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Senator Warner has introduced health reform legislation that improves the quality and increases the availability of counseling, support services, and care management for patients and families with a limited life expectancy.  

The Senior Navigation and Planning Act of 2009:

  • enhances Medicare and Medicaid coverage of advanced illness care management services;
  • requires doctors to provide patients with information on living wills and other planning tools;
  • gives providers incentives to achieve accreditation and certification in hospice and palliative care;
  • encourages more comprehensive discharge planning; and
  • increases public awareness about the importance of end-of-life planning. 

Here are Senator Warner's remarks on the Senate floor today, followed by endorsements from the AARP and the Alzheimer's Foundation of America:

The Roanoke Times ran a front-page article this morning highlighting the details of the legislation:

A key piece of Warner's Senior Navigation and Planning Act of 2009 seeks to address the educational and awareness gap when it comes to end-of-life care. Besides directing the Department of Health and Human Services to implement a national educational campaign on planning for care at the end of life, the bill requires physicians to share information on advance directives, or "living wills," and other planning tools with patients who have certain terminal diagnoses such as end-stage renal disease, cancer or congestive heart failure.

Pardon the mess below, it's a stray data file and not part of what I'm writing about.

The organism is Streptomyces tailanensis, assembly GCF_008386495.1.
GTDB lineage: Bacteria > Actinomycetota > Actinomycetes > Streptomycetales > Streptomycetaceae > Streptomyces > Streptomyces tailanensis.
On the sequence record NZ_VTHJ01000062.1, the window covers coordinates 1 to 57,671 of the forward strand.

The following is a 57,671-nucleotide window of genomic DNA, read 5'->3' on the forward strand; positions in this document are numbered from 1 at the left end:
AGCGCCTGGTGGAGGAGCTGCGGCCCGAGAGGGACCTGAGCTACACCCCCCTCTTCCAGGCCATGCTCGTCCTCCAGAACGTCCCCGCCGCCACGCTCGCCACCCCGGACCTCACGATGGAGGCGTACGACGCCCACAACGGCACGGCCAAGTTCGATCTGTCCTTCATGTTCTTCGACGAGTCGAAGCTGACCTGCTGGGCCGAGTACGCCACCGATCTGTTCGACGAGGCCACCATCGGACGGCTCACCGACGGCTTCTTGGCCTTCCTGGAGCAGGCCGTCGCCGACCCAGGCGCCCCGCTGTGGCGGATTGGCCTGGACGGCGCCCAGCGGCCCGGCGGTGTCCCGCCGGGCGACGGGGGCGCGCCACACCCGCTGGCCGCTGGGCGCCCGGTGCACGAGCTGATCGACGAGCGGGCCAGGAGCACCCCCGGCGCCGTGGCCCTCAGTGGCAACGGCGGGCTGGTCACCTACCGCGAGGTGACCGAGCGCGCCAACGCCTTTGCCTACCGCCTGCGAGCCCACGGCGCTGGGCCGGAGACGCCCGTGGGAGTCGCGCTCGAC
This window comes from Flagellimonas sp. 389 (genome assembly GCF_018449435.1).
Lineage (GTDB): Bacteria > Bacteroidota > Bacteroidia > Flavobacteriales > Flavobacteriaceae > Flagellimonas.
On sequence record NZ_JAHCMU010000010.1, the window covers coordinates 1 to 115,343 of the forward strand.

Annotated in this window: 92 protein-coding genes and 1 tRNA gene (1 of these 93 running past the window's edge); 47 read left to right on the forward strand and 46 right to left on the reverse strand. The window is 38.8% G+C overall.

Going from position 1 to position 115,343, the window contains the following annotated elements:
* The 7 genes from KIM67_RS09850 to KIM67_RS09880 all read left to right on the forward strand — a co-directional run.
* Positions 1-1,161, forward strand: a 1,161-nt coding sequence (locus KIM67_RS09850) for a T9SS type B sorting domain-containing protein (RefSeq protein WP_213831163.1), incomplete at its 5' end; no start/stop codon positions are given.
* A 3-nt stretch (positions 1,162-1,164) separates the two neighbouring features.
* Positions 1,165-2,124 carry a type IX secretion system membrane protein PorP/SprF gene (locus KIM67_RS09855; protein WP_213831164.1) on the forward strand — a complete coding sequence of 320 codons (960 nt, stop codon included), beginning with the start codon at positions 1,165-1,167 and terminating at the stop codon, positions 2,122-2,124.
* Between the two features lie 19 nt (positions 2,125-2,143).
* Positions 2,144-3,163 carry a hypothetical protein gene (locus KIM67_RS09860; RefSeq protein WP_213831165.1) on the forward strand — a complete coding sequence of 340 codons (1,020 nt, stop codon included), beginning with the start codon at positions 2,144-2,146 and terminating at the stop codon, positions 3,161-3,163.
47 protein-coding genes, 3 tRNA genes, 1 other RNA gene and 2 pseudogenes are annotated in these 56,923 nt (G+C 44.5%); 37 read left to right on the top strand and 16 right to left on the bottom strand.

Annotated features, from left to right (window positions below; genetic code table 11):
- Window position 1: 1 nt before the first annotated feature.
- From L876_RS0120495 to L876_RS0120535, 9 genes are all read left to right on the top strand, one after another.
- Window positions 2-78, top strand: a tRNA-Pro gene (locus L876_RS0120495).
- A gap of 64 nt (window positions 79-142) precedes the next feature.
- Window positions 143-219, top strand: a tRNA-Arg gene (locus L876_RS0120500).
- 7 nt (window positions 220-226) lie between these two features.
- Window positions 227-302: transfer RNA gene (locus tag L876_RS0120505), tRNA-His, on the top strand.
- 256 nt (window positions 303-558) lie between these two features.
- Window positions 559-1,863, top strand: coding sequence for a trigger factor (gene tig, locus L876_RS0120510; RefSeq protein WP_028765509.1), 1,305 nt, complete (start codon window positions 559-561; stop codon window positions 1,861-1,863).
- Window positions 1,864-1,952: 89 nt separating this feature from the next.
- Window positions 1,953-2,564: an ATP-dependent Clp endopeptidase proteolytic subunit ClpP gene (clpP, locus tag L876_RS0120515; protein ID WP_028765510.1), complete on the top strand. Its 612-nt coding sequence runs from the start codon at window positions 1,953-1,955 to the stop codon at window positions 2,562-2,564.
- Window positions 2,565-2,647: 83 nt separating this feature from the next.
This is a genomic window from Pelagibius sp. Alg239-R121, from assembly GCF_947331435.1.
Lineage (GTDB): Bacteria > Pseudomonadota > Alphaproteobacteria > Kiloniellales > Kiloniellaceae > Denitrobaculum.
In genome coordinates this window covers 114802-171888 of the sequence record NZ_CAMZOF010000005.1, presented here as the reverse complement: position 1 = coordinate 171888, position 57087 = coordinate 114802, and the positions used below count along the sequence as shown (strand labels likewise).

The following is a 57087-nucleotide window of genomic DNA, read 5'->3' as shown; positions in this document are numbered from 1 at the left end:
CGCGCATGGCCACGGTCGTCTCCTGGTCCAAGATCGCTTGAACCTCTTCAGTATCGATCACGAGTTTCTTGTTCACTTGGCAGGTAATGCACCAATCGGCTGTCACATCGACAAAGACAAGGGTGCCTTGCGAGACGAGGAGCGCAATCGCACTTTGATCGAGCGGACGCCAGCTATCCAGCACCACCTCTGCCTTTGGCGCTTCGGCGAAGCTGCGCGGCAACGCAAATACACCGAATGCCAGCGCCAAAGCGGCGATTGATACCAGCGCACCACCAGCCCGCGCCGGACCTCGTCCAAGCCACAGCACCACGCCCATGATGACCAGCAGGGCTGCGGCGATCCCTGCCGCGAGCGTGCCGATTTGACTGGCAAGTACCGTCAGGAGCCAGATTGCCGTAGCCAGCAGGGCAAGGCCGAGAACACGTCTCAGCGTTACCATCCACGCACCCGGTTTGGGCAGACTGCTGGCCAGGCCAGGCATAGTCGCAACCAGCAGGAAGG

Under the bill, beginning in 2014, Medicare reimbursements would be withheld from physicians who did not follow this requirement.

Additionally, hospitals, skilled nursing facilities, home health agencies and hospice programs would be required to provide information to patients concerning the general course of treatment expected and the likely effect on the length of life of various treatment options.

Besides requiring providers to give information to patients, the bill sets up an incentive of bonus Medicare payments for hospitals and other facilities that become accredited in hospice and palliative care. After 2020, facilities that aren't accredited would see Medicare reimbursements trimmed by 1 percent.

Senator Warner's Senior Navigation and Planning Act received support from leading health groups, including:

  • AARP 
  • National Hospice and Palliative Care Organization
  • Alzheimer's Foundation of America
  • Duke University Divinity School
  • National Respite Coalition
  • Well Spouse Association
  • UnitedHealth Group
  • Aetna
  • National Association of Social Workers
  • American Association for Long Term Care Nursing 
  • National Association for Home Care & Hospice

Click here for more information on the details of the legislation and to read the endorsements.  

RELATED: In March, the Norfolk Virginian-Pilot highlighted the conversation Senator Warner began within the health care community.  On June 17, the Staunton News Leader praised the Senator's "courageous" bill.